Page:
Those of you who follow the German news probably still recall the case of the young German who in late 2010 suffered irreparable spinal injuries when a stunt he devised went terribly wrong on Germany’s biggest TV show ‘Wetten dass’ (“The bet is on”). He is now paralysed from the neck down at the age of 23. Despite his life being destroyed, he has picked himself and recently gave an interview on German TV talking about his life and plans for the future. He admitted going through a dark phase where he wanted to end it all. But, he said, because he can’t use his hands, the “Smith&Wesson solution” was unfortunately out, so he decided to embrace his fate and make the most of the life he has left.
I thought of his story when I read a judgment from the High Court of Justice in England the other day. There, the claimant, also paralyzed from the neck down, sought declarations from the Court that it would not be unlawful for a doctor to terminate his life and that the criminalization of voluntary active euthanasia and assisted suicide is incompatible with his human right to respect a private life. He basically asked the court to determine whether, if his doctor would end his life, he would be convicted.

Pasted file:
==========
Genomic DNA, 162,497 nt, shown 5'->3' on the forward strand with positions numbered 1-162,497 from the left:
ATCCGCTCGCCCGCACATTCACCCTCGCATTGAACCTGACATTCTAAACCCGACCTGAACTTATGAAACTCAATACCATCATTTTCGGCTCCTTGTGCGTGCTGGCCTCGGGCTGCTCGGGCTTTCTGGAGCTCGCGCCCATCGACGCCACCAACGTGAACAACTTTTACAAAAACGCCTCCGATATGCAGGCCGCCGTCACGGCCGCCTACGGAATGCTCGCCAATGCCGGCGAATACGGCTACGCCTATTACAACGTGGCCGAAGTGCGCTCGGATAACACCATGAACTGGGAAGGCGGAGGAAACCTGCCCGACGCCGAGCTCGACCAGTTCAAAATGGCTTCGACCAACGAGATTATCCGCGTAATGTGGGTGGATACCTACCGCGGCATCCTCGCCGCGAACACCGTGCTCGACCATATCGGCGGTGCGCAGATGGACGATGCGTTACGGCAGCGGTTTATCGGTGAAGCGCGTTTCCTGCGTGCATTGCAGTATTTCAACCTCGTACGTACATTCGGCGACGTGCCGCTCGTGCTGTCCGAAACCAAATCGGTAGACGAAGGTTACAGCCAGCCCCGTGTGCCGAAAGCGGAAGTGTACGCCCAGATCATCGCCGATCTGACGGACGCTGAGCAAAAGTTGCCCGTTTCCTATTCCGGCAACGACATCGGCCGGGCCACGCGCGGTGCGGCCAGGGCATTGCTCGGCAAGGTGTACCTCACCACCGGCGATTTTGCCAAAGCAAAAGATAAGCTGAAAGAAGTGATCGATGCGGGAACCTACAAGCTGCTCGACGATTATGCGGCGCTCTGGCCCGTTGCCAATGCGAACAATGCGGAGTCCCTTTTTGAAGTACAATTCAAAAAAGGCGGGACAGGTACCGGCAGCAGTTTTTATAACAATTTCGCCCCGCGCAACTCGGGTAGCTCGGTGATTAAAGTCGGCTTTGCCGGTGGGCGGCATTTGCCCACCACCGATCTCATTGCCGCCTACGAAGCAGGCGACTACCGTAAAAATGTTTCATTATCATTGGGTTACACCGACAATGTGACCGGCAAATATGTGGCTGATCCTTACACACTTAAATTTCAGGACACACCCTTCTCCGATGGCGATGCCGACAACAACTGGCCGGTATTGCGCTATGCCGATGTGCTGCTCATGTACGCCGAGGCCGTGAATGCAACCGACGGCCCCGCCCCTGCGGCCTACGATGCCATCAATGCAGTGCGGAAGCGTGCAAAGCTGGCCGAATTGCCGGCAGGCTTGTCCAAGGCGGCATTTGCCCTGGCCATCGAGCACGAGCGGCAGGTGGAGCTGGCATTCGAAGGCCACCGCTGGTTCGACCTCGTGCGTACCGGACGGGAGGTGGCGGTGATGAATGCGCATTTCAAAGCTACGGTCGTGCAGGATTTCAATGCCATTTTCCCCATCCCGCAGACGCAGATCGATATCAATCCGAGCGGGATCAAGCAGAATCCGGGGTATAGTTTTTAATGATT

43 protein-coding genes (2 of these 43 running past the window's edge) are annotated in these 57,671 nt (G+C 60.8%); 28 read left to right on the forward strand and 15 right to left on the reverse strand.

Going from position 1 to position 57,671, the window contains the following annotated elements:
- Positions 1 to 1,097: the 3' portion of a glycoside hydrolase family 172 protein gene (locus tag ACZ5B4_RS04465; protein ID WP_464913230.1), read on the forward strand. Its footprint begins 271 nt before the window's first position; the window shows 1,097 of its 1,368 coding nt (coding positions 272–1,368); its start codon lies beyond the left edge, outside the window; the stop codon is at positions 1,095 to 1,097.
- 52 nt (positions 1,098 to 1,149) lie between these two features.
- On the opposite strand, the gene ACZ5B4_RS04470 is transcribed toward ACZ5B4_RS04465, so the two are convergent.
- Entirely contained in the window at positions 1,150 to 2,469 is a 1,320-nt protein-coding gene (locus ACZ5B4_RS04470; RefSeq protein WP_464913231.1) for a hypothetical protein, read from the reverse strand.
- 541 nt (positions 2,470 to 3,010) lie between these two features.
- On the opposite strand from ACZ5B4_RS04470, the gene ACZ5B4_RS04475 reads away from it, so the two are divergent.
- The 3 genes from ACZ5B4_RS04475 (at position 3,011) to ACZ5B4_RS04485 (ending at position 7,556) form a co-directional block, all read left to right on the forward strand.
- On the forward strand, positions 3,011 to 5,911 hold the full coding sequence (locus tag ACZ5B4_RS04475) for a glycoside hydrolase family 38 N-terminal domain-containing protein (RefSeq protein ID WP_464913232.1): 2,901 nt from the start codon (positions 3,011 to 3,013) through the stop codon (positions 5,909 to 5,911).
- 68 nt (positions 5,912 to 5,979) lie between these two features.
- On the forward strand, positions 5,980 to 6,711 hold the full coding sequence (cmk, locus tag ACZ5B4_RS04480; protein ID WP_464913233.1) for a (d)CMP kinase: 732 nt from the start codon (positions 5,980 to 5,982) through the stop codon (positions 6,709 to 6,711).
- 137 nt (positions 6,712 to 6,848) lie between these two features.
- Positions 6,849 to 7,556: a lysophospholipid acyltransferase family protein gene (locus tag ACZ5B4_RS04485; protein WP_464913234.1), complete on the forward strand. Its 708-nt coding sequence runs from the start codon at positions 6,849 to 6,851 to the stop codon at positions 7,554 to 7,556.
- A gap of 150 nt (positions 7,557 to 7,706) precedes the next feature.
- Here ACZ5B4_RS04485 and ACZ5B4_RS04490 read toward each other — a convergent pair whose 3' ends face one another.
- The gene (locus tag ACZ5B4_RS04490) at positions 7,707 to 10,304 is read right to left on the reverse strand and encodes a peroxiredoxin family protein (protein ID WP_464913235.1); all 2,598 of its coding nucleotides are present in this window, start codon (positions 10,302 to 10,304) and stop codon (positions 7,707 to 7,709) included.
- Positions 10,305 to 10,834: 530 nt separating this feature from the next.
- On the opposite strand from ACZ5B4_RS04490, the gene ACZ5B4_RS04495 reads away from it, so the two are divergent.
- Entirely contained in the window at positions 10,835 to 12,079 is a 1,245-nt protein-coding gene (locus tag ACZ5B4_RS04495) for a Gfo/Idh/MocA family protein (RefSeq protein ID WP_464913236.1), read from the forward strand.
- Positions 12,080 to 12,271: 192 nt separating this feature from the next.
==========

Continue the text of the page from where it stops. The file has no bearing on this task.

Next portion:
The court held that although it is preferable for parliament to decide on such issues, a law court may decide on a case-by-case basis. It also held that the common law position lacked logic as the claimant could lawfully end his life, but an assistant cannot (a situation similar to that in NZ and Australia) and that he therefore had an arguable case.
Like abortion, the question how a society should deal with active euthanasia can probably never be resolved in a universally accepted fashion. But for those who are trapped in a body which has no chance of ever functioning properly again anymore, the courts seem to take a more understanding approach if someone helps them taking the final step.
United Kingdom Tony Nicklinson v Ministry of Justice  EWHC 304 (QB), 19 March 2012